Friday, June 26, 2009

Good Day, Bad Day

The view of one of the kid's houses from the volunteer house

Going to market

The view from the volunteer house

Yesterday, I went up the mountain to Kenscoff on a bus with some kids from Tabarre. It was an unbelievable twisty bumpy ride through one of the only green areas of Haiti, as most of the country is extremely deforested. Last years terrible storm season combined with a lack of anything for the soil to hang on to had caused mudslides, and we saw one house that was dangerously close to sliding right out of its place and down into the road.

We arrived around 9:30, and first went to meet the children in the special needs house of Kay Christine. There about 30 people living there- not kids necessarily. Innocent, one of the oldest residents, is about 28 years old. He immediately grabbed my hand and took me to meet everyone, and would not let me go willingly for the rest of the day. Innocent has cerebral palsy which has at least partially paralyzed one side of his body. He tries to speak, but is impossible to understand. At fist I thought he was just speaking creole quickly and stuttering, but then was told that no one can understand him. He kept kissing my cheek, and if he couldn’t reach, would kiss my hand over and over until I said “mesi, mesi!” (thank you, thank you) and took it away.

Innocent took me to the play ground area where I met several more of the special needs children. One of my favorite little buddies was Olsen, who is confined to a wheel chair and blind, but starts to laugh uncontrollably when you sing to him. I sat down and about 5 little girls from other dormitories came over and started to talk to me in French. They discovered my camera and took literally 200 pictures of each other before it died and I had to put it away. Roselene is a 12 year old girl who stayed by my side the entire day, and asked me a million questions. When others asked the same ones, she would answer for me, and remembered everything right down to my parent’s names. It wasn’t until a good hour into sitting next to her that I noticed she was missing a leg under her long skirt. Norma told me that when she was younger, she broke her leg and was not taken to the hospital for however long, and by the time she went her leg was too infected to be saved. The hospital she went to amputated, but at a place that made a prosthetic impossible, and it wasn’t until she came to NPFS that her leg was again operated on and fit with a prosthetic. She gets around with just a slight limp, and literally fought off Innocent at one point when he kept trying to pull me away. He wanted to me to go away from all the other children with him but they kept following, and he was getting very worked up. After you kissed him on the cheek though, he was all smiles again.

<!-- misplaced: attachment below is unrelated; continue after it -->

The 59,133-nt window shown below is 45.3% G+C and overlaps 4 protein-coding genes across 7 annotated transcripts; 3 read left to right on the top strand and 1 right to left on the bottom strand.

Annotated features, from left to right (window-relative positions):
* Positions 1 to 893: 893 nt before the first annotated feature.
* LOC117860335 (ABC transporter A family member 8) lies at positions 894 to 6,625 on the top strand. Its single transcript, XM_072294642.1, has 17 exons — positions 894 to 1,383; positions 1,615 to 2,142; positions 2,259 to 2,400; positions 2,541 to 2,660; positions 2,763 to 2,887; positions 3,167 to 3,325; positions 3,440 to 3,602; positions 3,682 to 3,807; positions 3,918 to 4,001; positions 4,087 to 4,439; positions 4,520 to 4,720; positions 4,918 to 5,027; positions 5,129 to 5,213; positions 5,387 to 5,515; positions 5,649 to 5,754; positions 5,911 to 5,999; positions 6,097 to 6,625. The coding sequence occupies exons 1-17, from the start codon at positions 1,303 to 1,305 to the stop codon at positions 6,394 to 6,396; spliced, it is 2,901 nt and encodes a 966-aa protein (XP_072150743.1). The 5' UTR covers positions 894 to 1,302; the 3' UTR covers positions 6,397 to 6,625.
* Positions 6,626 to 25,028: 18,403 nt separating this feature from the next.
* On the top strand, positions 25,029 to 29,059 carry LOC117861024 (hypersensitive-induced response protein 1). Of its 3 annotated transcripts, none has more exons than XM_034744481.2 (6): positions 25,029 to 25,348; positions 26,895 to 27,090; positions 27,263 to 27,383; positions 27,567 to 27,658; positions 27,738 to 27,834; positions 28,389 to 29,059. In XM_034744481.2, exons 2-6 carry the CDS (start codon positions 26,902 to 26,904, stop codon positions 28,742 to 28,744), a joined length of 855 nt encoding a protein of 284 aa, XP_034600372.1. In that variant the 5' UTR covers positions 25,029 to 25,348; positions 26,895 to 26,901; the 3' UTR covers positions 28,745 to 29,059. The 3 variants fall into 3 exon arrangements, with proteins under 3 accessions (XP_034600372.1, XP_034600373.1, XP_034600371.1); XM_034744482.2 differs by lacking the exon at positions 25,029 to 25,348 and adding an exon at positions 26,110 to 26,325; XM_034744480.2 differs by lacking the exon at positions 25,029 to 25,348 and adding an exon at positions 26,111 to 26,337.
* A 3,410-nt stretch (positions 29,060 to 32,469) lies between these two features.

I had lunch with Maive in the volunteer house where I will be staying when I spend some weekends up there. They have a dog named Nina and are separated from the other houses down a really beautiful path with wildflowers and an amazing view down the mountain. It’s a lot cooler than Petionville and especially Tabarre. People actually wear long sleeves without dying of the heat, which would be a welcome relief from the mosquitoes and potential sunburn.

Gena came up on the bus with me and the kids from Tabarre, but lives at the orphanage so I was the only English speaker on the bus ride down. Thursdays are market days, so everyone was gathering their produce and other sellable things and carrying them down to the closest town, usually in overflowing baskets on their heads. At one point, I saw a woman carrying 7 chickens tied by their feet and hanging down out of the basket on her head. I was extremely confused when we pulled over and people from the bus started talking to her. It got pretty heated and we started to drive off, before someone leaned out the window, yelled one more things, and we reversed so a woman could buy 2 chickens that she apparently had been bartering for. The bus driver then saw that I was confused and tried to explain it to me in creole and broken French, before just laughing and handing me a peach to eat.